The speed and proliferation of digital data continues to be a key driver in the growth of micro data centers at the edge of the networks.

Data has indeed become the lifeblood of modern business and with the accompanying challenges of latency and application availability, it is no wonder that these critical infrastructure solutions are increasingly deployed closer to where users generate and consume data.

Many edge data centers play host to a number of today’s business-critical applications; including those dependent on the delivery of on-demand video services, financial information from financial markets, retail businesses operating secure EPOS systems and the enablement of driverless cars.

Living on the edge

People in a data center
– Schneider Electric

As such, edge data centers must provide comparable levels of performance, reliability, availability and security as their larger variants, which serve a wider geographical area and multiple customers, often from a centralized location.

Given that the market for edge is growing at a rapid rate, and with Cisco predicting that the volume of digital traffic could triple over the next five years, speed of deployment for new capacity is a key requirement for today’s data center operators.

Fortunately, the development of prefabricated, modular data centers based on both established industry standards and reference architectures is increasing the number of pre-configured data center options available in the market today. This pre-integrated approach ensures that every system is pre-tested prior to delivery for operational reliability and is compliant with the highest security standards.

No single size will fit all in terms of data center deployments, so today’s most innovative infrastructure vendors have created prefabricated modules in a variety of functional blocks, form factors and configurations to cater for customers in every situation.

The basic functions of a data center will comprise three main categories: power, cooling and IT. Prefabricated modules can comprise all three of these functional blocks in a single integrated stack, most commonly known as a micro data center. However, the functional blocks can also be deployed as separate power, cooling or IT modules so that they can be used to add capacity to an existing or traditional-built facility.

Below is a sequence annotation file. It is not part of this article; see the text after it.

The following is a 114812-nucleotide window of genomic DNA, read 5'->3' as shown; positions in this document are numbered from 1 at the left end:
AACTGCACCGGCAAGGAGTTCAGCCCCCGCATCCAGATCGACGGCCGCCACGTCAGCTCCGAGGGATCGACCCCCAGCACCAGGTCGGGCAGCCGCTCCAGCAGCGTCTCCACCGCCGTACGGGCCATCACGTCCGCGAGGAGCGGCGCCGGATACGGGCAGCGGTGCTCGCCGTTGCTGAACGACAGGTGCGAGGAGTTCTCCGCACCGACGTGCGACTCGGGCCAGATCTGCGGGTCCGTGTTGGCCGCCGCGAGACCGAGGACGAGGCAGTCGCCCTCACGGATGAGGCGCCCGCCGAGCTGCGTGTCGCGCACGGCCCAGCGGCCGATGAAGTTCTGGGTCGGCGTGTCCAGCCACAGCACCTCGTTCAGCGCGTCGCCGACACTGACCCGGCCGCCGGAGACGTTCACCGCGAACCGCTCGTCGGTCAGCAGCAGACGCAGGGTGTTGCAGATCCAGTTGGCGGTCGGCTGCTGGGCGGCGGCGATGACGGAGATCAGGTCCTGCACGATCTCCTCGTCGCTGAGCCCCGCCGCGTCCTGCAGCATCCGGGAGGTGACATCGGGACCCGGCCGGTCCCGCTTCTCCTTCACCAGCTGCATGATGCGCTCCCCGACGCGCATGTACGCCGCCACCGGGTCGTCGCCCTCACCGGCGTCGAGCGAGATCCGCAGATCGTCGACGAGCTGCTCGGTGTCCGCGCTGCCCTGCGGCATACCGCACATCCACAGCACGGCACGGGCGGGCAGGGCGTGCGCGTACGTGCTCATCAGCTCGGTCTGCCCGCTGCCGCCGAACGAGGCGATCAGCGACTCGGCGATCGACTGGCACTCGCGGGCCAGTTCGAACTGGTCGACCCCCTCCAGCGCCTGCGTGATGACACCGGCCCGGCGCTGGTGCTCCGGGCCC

Power modules are often designed to provide bulk power to a data center and include switchgear, switchboards, UPS (uninterruptible power supply), battery transformers and panel boards.

Cooling is one of the most crucial elements in a data center design, being necessary for the reliable operation of the IT equipment, but is also one of the greatest drains on electrical power. An efficient data center operation must therefore take account of its exact cooling requirements which will depend on many factors including climate and reliability as well as operational costs.

Prefabricated IT modules can in many cases house the IT equipment at the core of a data center. They comprise the necessary racks, cabling, security and power distribution as well as its supporting infrastructure.

However, the form factor in which the data center modules are provided will undoubtedly vary from case to case. They may be provided in ISO containers, typically standardized steel shipping enclosures suitable for shipping by rail or truck, which can be delivered to a site and placed outdoors mounted on a concrete pad or other suitable foundation.

Other form factors include non-standardized or customizable enclosures, which offer more flexibility in terms of both the IT capacity and the layout of the equipment within the enclosure. This flexibility, however, can be offset by greater transportation costs and often the solution will require more assembly on-site.

Skid-mounted modules are permanently installed on a frame, on rails or a metal pallet, they are typically not enclosed in a weather-proof structure and the main advantage is that they can be easily transported and installed on-site.

Prefabricated modules can be deployed in various configurations, depending on the requirements of the customer. In many cases the modules can be deployed as additional capacity in an existing traditional “stick built” facility. In other cases, they can be comprised of fully prefabricated units comprising all three functional blocks.

Modular prefabricated data center infrastructure therefore provides the greatest possible flexibility to those eager to deploy new IT capacity at the Edge of a network, close to where the data processing is needed but with the necessary degree of performance, reliability, availability and security that is available from the largest centralized data centers.

Wendy Torell is Snr. Research Analyst, Data Center Science Center, IT Division, Schneider Electric